Mothers God's Church

Mothers God's Church

Mothers God's Church

The Church of the Immaculate Heart of Mary or the Church of Our Lady, also known as the Mother of God Church (Syriac: ܥܕܬܐ ܕܝܠܕܬ ܐܠܗܐ , Ito dyoldath Aloho), is a neo-Gothic church building at Keizersgracht 220 in Amsterdam. The church is owned by the Syrian Orthodox Church of Antioch and is used by both Syrian Orthodox and Roman Catholics.


The church was commissioned by the Redemptorist Fathers from 1852 to 1854, built right next to their monastery at Keizersgracht 218, and dedicated in 1854. Architect was Theo Molkenboer, then the leading church builder in the northern Netherlands, who based his design on that of the Redemptorist church in Bergen, Belgium. The Onze-Lieve-Vrouwekerk is considered the highlight of his oeuvre and was his first church in which classical Gothic construction was used, with the exception of the vaults consisting of plaster. Mistakenly, the church is sometimes referred to as the first true neo-Gothic church in the Netherlands; however, it was the first outside of North Brabant and Limburg. The church is a non-oriented cross basilica and is built in on three sides.


In 1985, the Redemptorists left town due to a sharp decline in the number of Redemptorist fathers and brothers. The church was purchased by the Syrian Orthodox. Since then, the church was named Mother of God Church (lett. in Syriac: Church of the Godbearer). However, the church was opened to other denominations. Today the church is used by the Syrian Orthodox community in Amsterdam, a Dutch Roman Catholic community served by priests of the Opus Dei and by the Surinamese Roman Catholic community.

For a brief period, the church was also used by the Ethiopian Orthodox Church.

In a nearby chapel, the Italian community celebrates Mass weekly and meets for activities.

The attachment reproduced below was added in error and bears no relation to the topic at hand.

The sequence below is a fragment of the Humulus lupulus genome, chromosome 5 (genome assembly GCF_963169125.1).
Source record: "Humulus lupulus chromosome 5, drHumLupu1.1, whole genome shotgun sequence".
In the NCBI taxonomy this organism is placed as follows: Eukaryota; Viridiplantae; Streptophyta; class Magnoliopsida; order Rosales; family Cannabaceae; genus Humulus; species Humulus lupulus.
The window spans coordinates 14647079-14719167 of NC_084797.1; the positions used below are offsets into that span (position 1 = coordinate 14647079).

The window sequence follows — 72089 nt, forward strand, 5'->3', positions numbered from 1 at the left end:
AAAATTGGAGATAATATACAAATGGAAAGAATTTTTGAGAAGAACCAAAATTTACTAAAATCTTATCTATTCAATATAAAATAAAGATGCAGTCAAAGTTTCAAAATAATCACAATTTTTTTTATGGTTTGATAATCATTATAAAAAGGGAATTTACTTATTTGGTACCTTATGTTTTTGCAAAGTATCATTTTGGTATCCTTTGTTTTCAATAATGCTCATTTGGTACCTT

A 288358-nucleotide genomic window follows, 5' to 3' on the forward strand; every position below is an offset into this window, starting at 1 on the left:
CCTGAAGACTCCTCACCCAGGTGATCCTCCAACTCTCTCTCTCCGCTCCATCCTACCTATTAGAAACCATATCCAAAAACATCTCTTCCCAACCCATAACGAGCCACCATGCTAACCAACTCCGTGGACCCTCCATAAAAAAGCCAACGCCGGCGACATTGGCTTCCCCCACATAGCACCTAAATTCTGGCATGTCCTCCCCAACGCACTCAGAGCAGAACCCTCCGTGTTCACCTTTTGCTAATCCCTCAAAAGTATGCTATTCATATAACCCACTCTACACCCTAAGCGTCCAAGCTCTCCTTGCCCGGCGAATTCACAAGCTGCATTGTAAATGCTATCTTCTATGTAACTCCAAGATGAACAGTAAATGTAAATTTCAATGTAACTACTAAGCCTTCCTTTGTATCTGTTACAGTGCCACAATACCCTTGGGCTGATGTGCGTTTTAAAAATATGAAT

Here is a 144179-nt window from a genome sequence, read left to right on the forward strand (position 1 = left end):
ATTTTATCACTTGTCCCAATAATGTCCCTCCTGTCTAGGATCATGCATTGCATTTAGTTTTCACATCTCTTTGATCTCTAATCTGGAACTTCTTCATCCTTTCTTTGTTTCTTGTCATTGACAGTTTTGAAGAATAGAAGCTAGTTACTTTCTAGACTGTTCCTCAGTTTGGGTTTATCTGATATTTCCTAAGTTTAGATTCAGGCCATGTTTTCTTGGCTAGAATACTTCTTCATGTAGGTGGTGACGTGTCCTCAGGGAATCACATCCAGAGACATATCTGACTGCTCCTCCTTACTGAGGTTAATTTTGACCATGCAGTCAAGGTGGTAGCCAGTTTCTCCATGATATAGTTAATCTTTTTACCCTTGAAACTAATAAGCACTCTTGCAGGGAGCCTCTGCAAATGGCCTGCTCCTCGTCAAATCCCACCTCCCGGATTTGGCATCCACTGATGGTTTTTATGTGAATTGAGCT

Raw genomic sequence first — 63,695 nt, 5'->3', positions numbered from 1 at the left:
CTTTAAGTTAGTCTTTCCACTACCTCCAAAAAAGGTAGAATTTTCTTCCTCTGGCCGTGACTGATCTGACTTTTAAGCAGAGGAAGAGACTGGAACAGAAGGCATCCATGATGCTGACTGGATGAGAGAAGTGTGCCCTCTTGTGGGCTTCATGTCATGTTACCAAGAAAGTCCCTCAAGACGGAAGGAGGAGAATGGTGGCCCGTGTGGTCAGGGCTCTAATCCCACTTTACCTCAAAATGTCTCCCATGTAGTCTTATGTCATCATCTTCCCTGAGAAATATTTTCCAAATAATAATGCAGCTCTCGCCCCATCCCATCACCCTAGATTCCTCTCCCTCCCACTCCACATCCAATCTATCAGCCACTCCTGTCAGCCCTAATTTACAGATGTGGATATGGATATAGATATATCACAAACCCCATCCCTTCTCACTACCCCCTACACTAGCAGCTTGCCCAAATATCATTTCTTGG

Rectoral Church 

In 2001, the Catholic pastorate in downtown Amsterdam was reorganized. In the process, St. Nicholas Parish became the parish for the entire inner city. The Onze-Lieve-Vrouwekerk, as well as De Krijtberg and the Begijnhofkapel, the Papegaai and the Mozes en Aaronkerk, were thereby designated as rectoral churches.

Therefore, these churches do not have a parish priest, but a rector with all the rights of a parish priest.

The church is dedicated to the Immaculate Heart of Mary.

Icon of Our Lady of Perpetual Help 

An authentic copy of the icon of Our Lady of Perpetual Help has been in the Church of Our Lady since 1868. The devotion associated with this icon is closely associated with the Redemptorist Fathers.

The Immaculate Heart of Mary 

This feast was instituted by Pope Pius XII in 1942 for the entire Church on the occasion of the 25th anniversary of the apparitions at Fátima. The feast is celebrated on the third Saturday after Pentecost (liturgical calendar).


The Church has had two major anniversaries. In 2004, the church celebrated its 150th anniversary. Among other things, a procession was held by the communities of the church along the Amsterdam canals.

This procession along the canals has since become a tradition attended by several denominations,[1] which has now become a recurring tradition on Sacrament Day (the second Sunday after Pentecost). In 2010, the Syrian Orthodox Church celebrated its 25th anniversary.

On May 16, 2010, it celebrated with other church communities that the Syrian Orthodox took over the church from the Catholics in 1985.